Image | Jason Mrachina

In 21st-century society being connected has become an indispensable requirement for integration. Mobile transformation, or everything that connectivity, apps and networks can do to improve citizens’ lives, has spread to every field, to varying degrees.  The most traditional ones, like Health and Education, are forced to overhaul their entire paradigms in order to adapt to digital technologies, which, if well regulated, can yield serious benefits.

Sport is not immune from this mobile transformation. With millions of followers and users around the world, both sport practice and sport understood as entertainment offer endless possibilities for companies, organisations and individuals to explore and take advantage of all the opportunities it entails.

On the occasion of the 63rd edition of the Barcelona Open Banc Sabadell Conde de Godó tennis tournament, IESE Business School organised the prestigious conference “Sport Business Management,” which, now in its 9th year, drew renowned professionals from the world of sport. “Innovation in the organisation of sport events,” “Tennis and the television of the future” and “The future of basketball in Europe” were some of the talks given. Oscar Pallarols, director of the Mobile World Capital Barcelona Foundation’s Smart Living programme, also participated in the event, addressing “The mobile transformation in sport” and analysing the types of mobile opportunities existing in the sphere of sport.

The extension of mobile devices into people’s daily lives has had many effects, above all the generation of bidirectional communications between companies and users. Previously passive elements have now become active, generating offerings intended to deliver value to users, who, in turn, have taken on special importance when it comes to establishing communication strategies. It is now the user who decides what experience he wants to have, in just seconds proclaiming himself a spokesman for that experience on the Web, forcing companies to react quickly.

The Internet’s accessibility, the democratisation of information, the impact of the social networks, real-time transactions and the thousands of applications released are the different tools that mobile technology provides connected users, and professionals in the sport sector must ponder how to exploit all those possibilities. According to Oscar Pallarols: “It is necessary to analyse what mobile technologies can be applied to the field of sport and identify those opportunities that offer an attractive return on investment.”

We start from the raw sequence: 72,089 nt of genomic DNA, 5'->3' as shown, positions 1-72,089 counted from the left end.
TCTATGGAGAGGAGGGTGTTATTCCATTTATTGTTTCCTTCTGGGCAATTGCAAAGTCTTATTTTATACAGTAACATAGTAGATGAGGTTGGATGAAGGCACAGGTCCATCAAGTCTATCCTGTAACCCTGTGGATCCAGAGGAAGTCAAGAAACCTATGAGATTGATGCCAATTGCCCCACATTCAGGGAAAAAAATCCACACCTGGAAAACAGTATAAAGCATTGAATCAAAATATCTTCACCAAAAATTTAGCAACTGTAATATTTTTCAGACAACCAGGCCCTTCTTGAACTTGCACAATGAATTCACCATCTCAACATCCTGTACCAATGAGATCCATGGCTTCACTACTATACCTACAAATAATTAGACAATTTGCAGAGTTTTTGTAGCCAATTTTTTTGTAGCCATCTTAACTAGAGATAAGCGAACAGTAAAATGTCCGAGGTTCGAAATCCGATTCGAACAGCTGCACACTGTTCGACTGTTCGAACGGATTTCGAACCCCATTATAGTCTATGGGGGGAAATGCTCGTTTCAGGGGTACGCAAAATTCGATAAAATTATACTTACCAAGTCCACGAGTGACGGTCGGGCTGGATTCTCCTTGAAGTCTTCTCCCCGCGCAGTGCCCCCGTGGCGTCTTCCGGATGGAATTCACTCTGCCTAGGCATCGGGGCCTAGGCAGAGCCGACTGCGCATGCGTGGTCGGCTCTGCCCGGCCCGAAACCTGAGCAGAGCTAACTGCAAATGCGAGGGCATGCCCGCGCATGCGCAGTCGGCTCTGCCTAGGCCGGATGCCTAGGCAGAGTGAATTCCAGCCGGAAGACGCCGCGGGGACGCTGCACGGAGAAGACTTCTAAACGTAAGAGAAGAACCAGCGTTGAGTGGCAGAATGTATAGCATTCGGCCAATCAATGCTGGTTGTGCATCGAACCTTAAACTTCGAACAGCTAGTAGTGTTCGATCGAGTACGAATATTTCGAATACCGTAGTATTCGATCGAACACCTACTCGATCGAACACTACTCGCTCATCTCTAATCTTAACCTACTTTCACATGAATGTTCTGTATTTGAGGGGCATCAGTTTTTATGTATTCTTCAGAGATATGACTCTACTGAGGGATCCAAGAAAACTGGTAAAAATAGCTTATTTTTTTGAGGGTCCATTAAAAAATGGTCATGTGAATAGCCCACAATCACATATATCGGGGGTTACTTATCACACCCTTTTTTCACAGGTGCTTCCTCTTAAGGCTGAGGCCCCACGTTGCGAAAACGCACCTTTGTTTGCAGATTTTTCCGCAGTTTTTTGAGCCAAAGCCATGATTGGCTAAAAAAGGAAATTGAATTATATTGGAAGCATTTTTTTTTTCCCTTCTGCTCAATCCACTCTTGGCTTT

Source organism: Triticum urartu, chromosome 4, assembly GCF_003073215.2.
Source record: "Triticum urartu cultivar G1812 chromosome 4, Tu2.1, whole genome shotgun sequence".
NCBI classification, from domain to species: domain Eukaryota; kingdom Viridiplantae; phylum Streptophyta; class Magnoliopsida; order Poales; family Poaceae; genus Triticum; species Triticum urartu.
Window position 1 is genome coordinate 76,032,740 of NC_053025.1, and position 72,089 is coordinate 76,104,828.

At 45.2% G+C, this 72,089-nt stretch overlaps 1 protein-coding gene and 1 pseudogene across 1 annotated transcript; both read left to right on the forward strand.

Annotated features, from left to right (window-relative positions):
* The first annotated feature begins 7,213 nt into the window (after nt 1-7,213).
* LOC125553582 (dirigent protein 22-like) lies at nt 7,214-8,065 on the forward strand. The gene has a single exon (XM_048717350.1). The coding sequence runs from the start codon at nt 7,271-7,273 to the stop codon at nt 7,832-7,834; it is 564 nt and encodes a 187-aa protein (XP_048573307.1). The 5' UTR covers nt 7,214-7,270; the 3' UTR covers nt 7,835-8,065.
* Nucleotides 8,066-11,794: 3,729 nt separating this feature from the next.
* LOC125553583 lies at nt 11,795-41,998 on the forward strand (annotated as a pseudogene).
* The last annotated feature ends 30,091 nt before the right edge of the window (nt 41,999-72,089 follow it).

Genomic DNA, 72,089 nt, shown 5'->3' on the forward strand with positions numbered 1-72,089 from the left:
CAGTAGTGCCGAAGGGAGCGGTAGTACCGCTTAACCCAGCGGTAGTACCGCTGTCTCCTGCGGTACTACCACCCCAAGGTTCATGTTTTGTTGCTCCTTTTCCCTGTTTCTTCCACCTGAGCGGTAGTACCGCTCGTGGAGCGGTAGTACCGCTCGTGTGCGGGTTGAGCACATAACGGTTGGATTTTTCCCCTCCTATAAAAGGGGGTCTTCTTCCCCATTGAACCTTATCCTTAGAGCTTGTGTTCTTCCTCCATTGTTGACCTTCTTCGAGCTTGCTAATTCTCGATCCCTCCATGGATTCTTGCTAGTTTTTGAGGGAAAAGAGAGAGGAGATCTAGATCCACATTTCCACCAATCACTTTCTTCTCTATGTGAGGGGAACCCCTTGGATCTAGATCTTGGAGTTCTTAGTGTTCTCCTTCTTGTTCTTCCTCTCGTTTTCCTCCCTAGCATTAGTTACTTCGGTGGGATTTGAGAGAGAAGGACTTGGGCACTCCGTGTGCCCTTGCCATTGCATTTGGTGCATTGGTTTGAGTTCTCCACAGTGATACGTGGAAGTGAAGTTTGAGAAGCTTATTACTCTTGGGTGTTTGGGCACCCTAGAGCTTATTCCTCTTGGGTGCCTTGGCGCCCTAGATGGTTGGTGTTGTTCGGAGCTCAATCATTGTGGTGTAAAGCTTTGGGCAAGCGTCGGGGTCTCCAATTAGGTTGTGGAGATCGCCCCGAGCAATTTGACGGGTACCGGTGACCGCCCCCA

Sony-Smart-Tennis-Sensor1 Image | Nicee

Hence, during his talk Pallarols set forth these three scenarios: 

The venue

The “smart stadium” is the ideal site for mobile transformation. In them mobile devices can help users to enjoy much more entertaining experiences. Not only can they be used as a second screen for the broadcasting of replays and highlights, but can also function to receive all kinds of offers and value-added services: identification for stadium access, ordering food and drink right from one’s seat, entering parking facilities, access to rankings and scores, the virtualization of contents, customer service, participatory processes… the possibilities are many.

The challenge in this case is to secure the investment sufficient to supply the 100,000 users -who, for 90 minutes, once every 15 days, in the case of football – would connect to the same network. The solution calls for offering premium, value-added services. 

The individual

Applications related to fitness, a practice undertaken to improve the individual’s quality of life and personal well-being, are today capitalised by the major sport brands, which have generated digital elements based on traditional products.

The proliferation and use of all these applications have resulted in, firstly, an increase in access by the individual (today anyone can obtain information that 10 years ago only elite professionals could) and, in addition, a gamification effect: a continuous concern with being better than others.

The potential in this area is clear: in the pursuit of health, the use of fitness apps could help in the development of prevention policies that contribute to push back the age at which chronic diseases are contracted. 

The elite

Elite athletes can incorporate mobile technologies into their daily practice in different situations: during training sessions and while they compete. Mobile technology currently provides precise technical tools capable of improving an athlete’s performance by 1-2%, a percentage sufficient to make a difference. Mobile technologies are also used to study precise movements in some sports, such as swimming, synchronised swimming and diving.

While competing the elite athlete can also make use of technology to improve his results. For example, thanks to the Internet of Things and connected racquets, or through the introduction of synchronised wearables, in the case of team sports.

In short, there are many elements that will facilitate the integration of the mobile transformation in the world of sport, benefitting athletes, entities, companies and citizens.